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Laboratory in Cognitive Psychology

by: Keara Weissnat

Laboratory in Cognitive Psychology PSY 332

Marketplace > Syracuse University > Psychlogy > PSY 332 > Laboratory in Cognitive Psychology
Keara Weissnat
GPA 3.54

Jennifer Provyn

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Jennifer Provyn
Class Notes
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This 92 page Class Notes was uploaded by Keara Weissnat on Wednesday October 21, 2015. The Class Notes belongs to PSY 332 at Syracuse University taught by Jennifer Provyn in Fall. Since its upload, it has received 17 views. For similar materials see /class/225616/psy-332-syracuse-university in Psychlogy at Syracuse University.


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Date Created: 10/21/15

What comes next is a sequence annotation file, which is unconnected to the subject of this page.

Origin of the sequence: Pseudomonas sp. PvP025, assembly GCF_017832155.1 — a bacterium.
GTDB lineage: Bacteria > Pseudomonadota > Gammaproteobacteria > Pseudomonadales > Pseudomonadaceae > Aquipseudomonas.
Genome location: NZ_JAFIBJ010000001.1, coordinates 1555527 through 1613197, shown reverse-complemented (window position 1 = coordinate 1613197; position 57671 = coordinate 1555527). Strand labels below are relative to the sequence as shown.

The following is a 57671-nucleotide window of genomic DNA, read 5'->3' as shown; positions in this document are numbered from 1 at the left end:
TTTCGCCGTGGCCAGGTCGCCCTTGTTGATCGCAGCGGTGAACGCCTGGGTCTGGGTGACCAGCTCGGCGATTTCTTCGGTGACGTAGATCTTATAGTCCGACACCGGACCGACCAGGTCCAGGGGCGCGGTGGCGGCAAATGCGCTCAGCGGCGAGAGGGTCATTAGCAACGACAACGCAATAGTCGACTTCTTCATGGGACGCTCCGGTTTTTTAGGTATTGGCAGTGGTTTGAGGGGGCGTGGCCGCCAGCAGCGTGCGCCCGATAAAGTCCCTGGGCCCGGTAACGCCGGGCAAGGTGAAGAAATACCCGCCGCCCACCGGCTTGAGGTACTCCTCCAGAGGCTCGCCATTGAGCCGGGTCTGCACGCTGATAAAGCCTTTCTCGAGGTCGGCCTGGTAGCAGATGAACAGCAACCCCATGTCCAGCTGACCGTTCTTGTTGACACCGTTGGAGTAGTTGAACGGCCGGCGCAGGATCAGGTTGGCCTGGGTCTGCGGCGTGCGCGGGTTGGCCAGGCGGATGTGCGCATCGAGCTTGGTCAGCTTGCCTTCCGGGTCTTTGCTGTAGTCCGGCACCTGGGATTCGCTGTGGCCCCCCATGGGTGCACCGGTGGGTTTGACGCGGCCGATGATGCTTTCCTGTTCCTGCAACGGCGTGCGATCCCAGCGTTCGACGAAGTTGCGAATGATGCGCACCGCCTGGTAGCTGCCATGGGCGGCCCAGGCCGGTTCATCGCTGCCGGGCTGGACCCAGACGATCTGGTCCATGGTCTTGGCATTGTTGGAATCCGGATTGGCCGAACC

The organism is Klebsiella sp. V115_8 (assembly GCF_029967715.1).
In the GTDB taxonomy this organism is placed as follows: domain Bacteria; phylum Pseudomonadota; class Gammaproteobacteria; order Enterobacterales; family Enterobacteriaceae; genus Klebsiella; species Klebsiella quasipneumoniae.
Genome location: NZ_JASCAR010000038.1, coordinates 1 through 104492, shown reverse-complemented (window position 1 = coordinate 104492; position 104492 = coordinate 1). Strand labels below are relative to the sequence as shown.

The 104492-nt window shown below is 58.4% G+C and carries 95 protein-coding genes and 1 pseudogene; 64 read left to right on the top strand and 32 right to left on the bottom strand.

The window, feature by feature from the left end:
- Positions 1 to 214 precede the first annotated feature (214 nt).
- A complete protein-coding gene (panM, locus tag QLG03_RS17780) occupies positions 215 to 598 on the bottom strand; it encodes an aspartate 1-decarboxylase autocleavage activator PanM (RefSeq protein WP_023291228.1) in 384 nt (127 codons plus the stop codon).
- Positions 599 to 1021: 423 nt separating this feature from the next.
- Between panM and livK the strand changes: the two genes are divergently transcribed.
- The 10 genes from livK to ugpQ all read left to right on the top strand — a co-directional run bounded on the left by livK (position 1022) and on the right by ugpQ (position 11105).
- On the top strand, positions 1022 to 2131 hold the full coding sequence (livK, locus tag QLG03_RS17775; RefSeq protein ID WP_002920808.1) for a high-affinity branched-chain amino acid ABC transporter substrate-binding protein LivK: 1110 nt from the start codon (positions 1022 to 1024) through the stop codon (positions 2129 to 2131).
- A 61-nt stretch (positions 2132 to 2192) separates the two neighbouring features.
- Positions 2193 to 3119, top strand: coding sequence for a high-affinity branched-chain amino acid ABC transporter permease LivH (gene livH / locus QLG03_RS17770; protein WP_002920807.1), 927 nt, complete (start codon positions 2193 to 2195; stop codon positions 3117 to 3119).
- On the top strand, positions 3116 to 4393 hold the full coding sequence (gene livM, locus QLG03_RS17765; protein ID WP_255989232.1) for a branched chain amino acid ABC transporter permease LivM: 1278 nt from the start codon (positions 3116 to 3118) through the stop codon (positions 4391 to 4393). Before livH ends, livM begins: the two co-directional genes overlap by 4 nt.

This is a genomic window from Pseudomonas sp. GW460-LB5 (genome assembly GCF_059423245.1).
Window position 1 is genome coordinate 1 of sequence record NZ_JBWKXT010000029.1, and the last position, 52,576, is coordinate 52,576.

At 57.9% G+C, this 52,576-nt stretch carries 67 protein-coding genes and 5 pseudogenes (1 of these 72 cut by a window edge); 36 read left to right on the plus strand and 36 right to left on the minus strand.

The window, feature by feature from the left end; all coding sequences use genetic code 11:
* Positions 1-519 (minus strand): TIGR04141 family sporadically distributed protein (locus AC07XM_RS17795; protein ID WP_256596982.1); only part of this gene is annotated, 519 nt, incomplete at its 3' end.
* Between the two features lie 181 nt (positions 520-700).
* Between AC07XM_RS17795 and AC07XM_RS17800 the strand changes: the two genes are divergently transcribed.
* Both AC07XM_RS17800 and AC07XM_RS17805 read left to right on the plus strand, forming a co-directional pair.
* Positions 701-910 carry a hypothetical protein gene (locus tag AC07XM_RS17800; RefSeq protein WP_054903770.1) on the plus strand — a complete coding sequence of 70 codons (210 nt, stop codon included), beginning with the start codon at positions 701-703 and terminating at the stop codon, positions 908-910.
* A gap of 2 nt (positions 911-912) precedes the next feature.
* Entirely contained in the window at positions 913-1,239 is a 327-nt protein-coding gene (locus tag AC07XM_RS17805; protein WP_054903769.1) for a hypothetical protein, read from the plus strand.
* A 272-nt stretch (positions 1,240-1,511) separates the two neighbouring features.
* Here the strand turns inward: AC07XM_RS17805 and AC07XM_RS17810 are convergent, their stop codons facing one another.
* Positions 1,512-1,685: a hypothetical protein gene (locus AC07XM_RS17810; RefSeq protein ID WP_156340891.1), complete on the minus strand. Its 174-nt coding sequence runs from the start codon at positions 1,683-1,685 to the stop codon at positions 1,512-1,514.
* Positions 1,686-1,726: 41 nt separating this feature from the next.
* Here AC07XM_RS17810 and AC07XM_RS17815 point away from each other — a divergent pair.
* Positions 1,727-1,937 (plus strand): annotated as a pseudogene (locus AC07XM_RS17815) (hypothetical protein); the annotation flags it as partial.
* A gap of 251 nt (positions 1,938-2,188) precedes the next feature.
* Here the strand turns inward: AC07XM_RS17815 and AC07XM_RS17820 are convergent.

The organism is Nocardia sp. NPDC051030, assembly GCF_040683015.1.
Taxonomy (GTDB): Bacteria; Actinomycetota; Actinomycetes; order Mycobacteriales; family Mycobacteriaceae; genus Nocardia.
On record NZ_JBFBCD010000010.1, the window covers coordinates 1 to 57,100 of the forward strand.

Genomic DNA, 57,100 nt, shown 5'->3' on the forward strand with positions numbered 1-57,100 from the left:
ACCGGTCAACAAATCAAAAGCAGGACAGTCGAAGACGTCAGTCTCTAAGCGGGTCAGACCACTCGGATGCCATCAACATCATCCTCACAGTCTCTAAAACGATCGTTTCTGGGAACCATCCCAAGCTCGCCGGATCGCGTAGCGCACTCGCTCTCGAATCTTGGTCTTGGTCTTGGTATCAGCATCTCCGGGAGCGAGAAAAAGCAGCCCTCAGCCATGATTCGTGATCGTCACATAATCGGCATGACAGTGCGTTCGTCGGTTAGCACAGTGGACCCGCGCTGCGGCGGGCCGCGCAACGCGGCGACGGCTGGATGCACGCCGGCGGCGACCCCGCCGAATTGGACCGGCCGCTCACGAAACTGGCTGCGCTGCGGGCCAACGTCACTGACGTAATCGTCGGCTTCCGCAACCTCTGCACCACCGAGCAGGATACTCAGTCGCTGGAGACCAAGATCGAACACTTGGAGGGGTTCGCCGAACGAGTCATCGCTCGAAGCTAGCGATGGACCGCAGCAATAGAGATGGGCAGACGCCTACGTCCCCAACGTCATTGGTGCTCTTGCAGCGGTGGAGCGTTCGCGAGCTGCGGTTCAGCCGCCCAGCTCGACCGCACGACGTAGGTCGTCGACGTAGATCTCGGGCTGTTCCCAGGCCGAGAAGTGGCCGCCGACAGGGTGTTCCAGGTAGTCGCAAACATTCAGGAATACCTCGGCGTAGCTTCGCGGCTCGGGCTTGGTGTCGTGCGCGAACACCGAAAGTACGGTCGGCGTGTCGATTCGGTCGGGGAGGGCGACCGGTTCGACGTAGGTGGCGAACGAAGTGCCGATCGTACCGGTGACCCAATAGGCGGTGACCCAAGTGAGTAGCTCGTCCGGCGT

g 39Mw myrrh mm 2007Psva3932 m and mngm nc mm mumquot mum mmuwnackmmnm a 0mm m Mm m Now a amum Ms masmmmmmngmwwlamma c mg mgesvmm mgwpusmm mm mm W 1 4 NS mkmsum ma 51mm aamphs DESK CHAMPION PENCIL TORNADO SUCCESS SUNGLASSES sex champmn sums m mus Un una una mm pr unsm mm wum m nega vems neganve JENN FER WARN THEM JENN FER WARN THEM posmve mumma s a mum amum MSW nmcumpamhh wquot W wan 9 mammme 5 mmquot m Wk mnscmusms gamma hhnk xpeum m mm a q mums w ask m 57 a p cmmmgmm pmmm w y 39Mw myrrh um mpsvm m and mngm nc mm mumquot mum mmuwnackmmnm a 0mm m Mm m Now a amum Ms masmmmmmngmwwlamma c mg mgesvmm mgwpusmm mm mm W 1 4 NS mkmsum ma 51mm aamphs DESK CHAMPION PENCIL TORNADO SUCCESS SUNGLASSES sex champmn sums m mus Un una una mm pr unsm mm wum m nega vems neganve JENN FER WARN THEM JENN FER WARN THEM posmve mumma s a mum amum MSW nmcumpamhh wquot W wan 9 mammme 5 mmquot N a Morass m rung do orgoIRaNalong xpeHm M mum qummnsms39taskm checkyuuvgmdAs pmm msv 11012007 PSY332 lb iriie iilgy all psychological mechanisms entail info processing devices tailored to solve adaptive problems most adaptive problems humans confronted arewere intrinsically social cognitive psych must deal with ways we process information about people 40m Weellt131 evolution ary cognitive psychaiogy brief overview iil i iiiiiicdnejll anchored by 2 core assumptions THAT EVOLUTIONARY PSYCHOLOGY CHALLENGES Cosmides amp Tooby 1994 1 cognitive architecture is general purpose 84 content free 2 functional agnosticism evolutionary psych a suggests the mind is likely to consist of a large number of specialized mechanisms each specialized mechanism is tailored to solve different adaptive problems will lr vlL lWll i v f lm 72 shared information processing devices cognitive architecture same devices used for food mate 84 habitat selection general purpose abilities include reasoning learning imitating calculating meansend relationships computing similarity forming concepts memory cog psych gt experiments select stimuli based on ease of presentation ease of manipulability often intentionally use artificial stimuli to eliminate content effects Qgti llt 3 experiments employ ecologically invalid stimuli categorization studies with triangles circles squares rather than natural categories such as kin mates enemies or edible objects eg memory nonsense syllable studies content free stimuli make sense if the mind is a general purpose processor what if cognitive mechanisms are specialized to process info re particular tasks quot133mm nmecdhanig 40m Week131 evolution ary cognitive baychaioa brief uverview 1 what constitutes a successful adaptive solution differs from domain to domain food selection qualities differ from mate selection qualities 2 number of possible behaviors generated by unconstrained gen mechanisms approaches infinity problem of combinatorial explosion eg organism has no way of determining successful adaptive solutions from the blizzard of unsuccessful ones Jru1p hi gtn E Weellt131 evolutionary cognitive psychologl brief overview functional agnostic5m info processing mechanisms can be studied disregarding adaptive problems they were designed to solve can we understand the human liver without knowing what it39s designed to do eg filter toxins how can we study higher cognitive fxs without understanding the fxs of the cognitive mechanisms on which the activities are based my note this is a weak argument from analogy mm permit integration with life science 1 human mind consists of a set of evolved infoprocessing mechanisms embedded in CN 2 mechanisms are adaptations produced by natural selection over evolutionary time in ancestral environments many mechanisms are functionally specialized to produce behavior that solves adaptive problems eg cooperation language adaptation mate selection many mechanisms must be richly structured in contentspecific ways w e 40m Weellt131 evolutionary cognitive psychaiogl brief overview ihruiimaim error many cognitive functions involve problem solvingjudgment under uncertain conditions humans are prone to error in these conditions eg Nisbett amp Ross 1980 Tversky amp Kahneman 1974 1 baserate fallacy 2 conjunction fallacy 40m Weellt131 evolution ary cognitive baychaioa brief uverview fallacy example room of people full of people 70 lawyers 30 engineers what is George George dislikes novels likes to do carpentry on weekends wears a pocket protector in his shirt pocket to carry his pens has dull mechanical writing has a great need for order and neatness base rate overall proportion of something in a samplepopulation the fallacy a people ignore actual mathematical proportions lawyers in the example do not appropriate combine baserate amp individuating information result most people guess George is an engineer conjunction fallacy example s Linda a bank teller or a feminist bank teller Linda wears tiedyed shirts wears buttons that assert men are slime tries to organize the women in her workplace my note this a an awful characterization of feminism 40m Weellt131 evolutionary cognitive psychaiogl brief overview glorious Venn Diagram example in words the conjunction of feminist amp bank teller must be lower in likelihood than bank teller alone CONJUNCTIVE EVENTS CAN NEVER EXCEED THE LIKELIHOOD OF THEIR INDIVIDUAL ELEMENTS example a most people pick Linda is a feminist teller ignoring the logic 40m Weellt131 evolution ary cognitive psychaiogy brief overview c2 lluimmiary humans routinely solve complex natural tasks object recognition grammar induction speech perception science has tools of logic and statistics but humans outperform Al PARADOX IF HUMANS ARE RIDDLED WITH COGNITIVE MECHANISMS THAT ROUTINELY CAUSE ERRORS 86 BIASES HOW DO WE OUTPERFORM AI 40m Weellt131 evolutionary cognitive psychaiow brief overview Ki Greek to non Greek example a too parochial ecological structure over evolutionary time human environment had certain statistical regularities eg ecological structure rain often followed thunder violence sometimes followed angry shouts sex sometimes followed prolonged eye contact dangerous bites often followed getting to close to snakes ecological rationality a evolved mechanisms that utilize ecological structure for adaptive problem solving shapeform of cognitive mechanisms coordinate with the recurring statistical regularities of the ancestral environments in which humans evolved we fear snakes not electrical outlets recurrent statistical regularity between snakes and bad consequences electrical outlets are too recent to have recurrently produced bad outcomes ii nnmntanit point problem solving strategies are designed for solving a specific set of problems those that recurred over evolutionary time problem solving strategies are poor at solving artificial or novel problems mismatch between problem presented and problems the mechanism was designed to solve errors 40m Week131 evolution ary cognitive baychaioa brief overview mixing 7 depends on 3 ingredients 1 specific goal sought 2 materials at hand 3 context in which the problem is embedded selection contends a truth validity logical constancy DO NOT MATTER what matters is what works in the currency of replicative success 40m Weellt131 evolutionary cognitive psychaiow brief overview from an evolutionary perspective must ask which adaptive problems human cognitive mechanisms evolved to solve what would compose sound reasoningjudgment eg trouble locating your car at night in a parking lot illuminated with sodium vapor lamps we conclude your visual system is fine why your eyes were designed to perceive color of objects under natural light Shepard 1992 Weellt131 evolutionary cognitive psychalogl brief overview A a We is alrerqu extend the sodium lamp example to cognitive testing experiments require 5s to make probabilityjudgments based on a single event Gigerenzer 1991 1998 reliable numerical statements re probability of 1 event were rare in Pleistocene littleto no number terms in modern band level societies Tooby amp Cosmides eg a woman cannot have 35 chance of pregnancy so probabilities do not make sense when applied to a single case Weellt131 evolution ary cognitive psychaiogy brief overview lyiifrzi rg ii I went to the valley 8 times how many times did I find berries last 3 times I put my arm around my potential mate how many times was I rebuffed experiments that require 55 to calculate probabilities from single events are artificial medical diagnosis problem probability information frequency information pictorialvisual information people DO NOT ignore baserate information IF base rate info is presented in a manner that maps more closely onto ancestral times sorts of input important point not all cognitive mechanisms are designed to process information about frequencies of events rather some forms of decision making in condition of uncertainty require processing of frequency information points to drive home evo psych suggests 39 consider the format of the info humans were designed to solve conduct experiments that more closely mimic the formats of info humans were designed to solve rather than a single intelligence humans possess multiple intelligences rather than general reasoning ability humans have many specialized abilities to reason human mind is filled with complex amp problem specific cognitive mechanisms each designed to solve a different adaptive problem instead of general abilities to learn imitate remember etc ital psych most important adaptive problems human ancestors faced were social study of human cognition cannot be divorced from human social interaction Mechanisms describable at the cognitive level underlie amp organize all of human thought amp behavior notjust knowledge acquisition amp so cognitive psychology needs to broaden its scope to include them Cosmides amp Tooby1994 p 105 40m Weellt131 evolutionary cognitive psychalogl brief overview 3 hollmiv lluiitimary social 1mm 4 a important adaptive problems are inherently social negotiating social hierarchies forming longterm social exchange relationships using language to communicate 84 influence others forming short and longterm mateships managing social reputations amidst shifting allies 84 rivals dealing with kin of varying 8439 uncertain degrees of genetic relatedness human mind should be heavily populated with mechanisms dedicated to social situations ii iiteire giti ini pl Weellt131 eVDlMLanal y i cogsiiwe correspondence bias tendency to explain a person s psyc Gog brief behaVIor by Invoking enduring dispositions even when overview Situational causes are responsible Gilber amp Malone 1995 Ross 1981 social Ioafing effect individual contributions decrease as a function of increasing group size Latane 1981 self handicapping present a publicly purported weakness about oneself to buffer against failure Leary amp Shepperd 1986 self serving bias make attributions that make oneself look better than others in the group Nisbett amp Ross 1980 confirmation bias selectively seek out info that affirms an already held hypothesis Hansen 1980 itinerariesquot ire a quotelliiaimrg inclusive fitness theory Hamilton 1964 altruistic acts should be heavily directed toward other organisms that 1 likely have copies of the helper39s genes 2 have the ability to convert such help into increased survival or reproduction has profound consequences for the social psychology of family altruism helping coalitions amp even aggression Week131 evolution ary cognitive psychaiogy brief uverview v w phenomenon sexual selection Darwin 1871 evolution can occur through mating advantage accrued through besting intrasexual competitors being preferentially chosen as a mate by members of the oppOSIte sex social phenomenon of import samesex competition homicideviolence risk taking mate choice between sex conflict sex differences in status striving sex differences in the risk of dying cordial igoahtenommsrmon parental investment theory Trivers 1972 sex that invests more in offspring is predicted to be more choosy in mate selection sex investing less in offspring predicted to be less choosy in mate selection amp more competitive with its own sexual access to high investing sex capitalizing on evo theories re social phenomenon reciprocal altruism Axelrod amp Hamilton 1981 Trivers 1971 Williams 1966 offers evolutionary explanation for important social phenomenon friendship cooperation helping altruism social exchange caudally E7 cordial pahmomenon conflict within families is often viewed as a symptom of malfunctioning parent offspring conflict Trivers 1974 conflicts will be common supply explanation for sibling rivalry accounts for higher frequency of child abuse in step families predicts conflict between mother amp child over time of weaning thquot I l lhx giuin t c value re ltqu p 40m Week131 evolutionary cognitive bWChGlOE brier overview mating is an obvious domain linking the two sects also of import status prestige amp reputation humans are a group living species with well articulated social hierarchies these occur universally across cultures amp subcultures prestige status amp reputation determine alot of evo important events such as survival amp access to mates overview Evolutionary psychology in short provides a powerful meta theory Buss 1995 for why humans are so profoundly fascinated by the plays of Shakespeare amp stories on soap operas amp in tabloid newspapers mating divorce pregnancy revelations about paternity deceit manipulation power sibling rivalries paternal manipulations amp extramarital affairs Buss 1999 p 387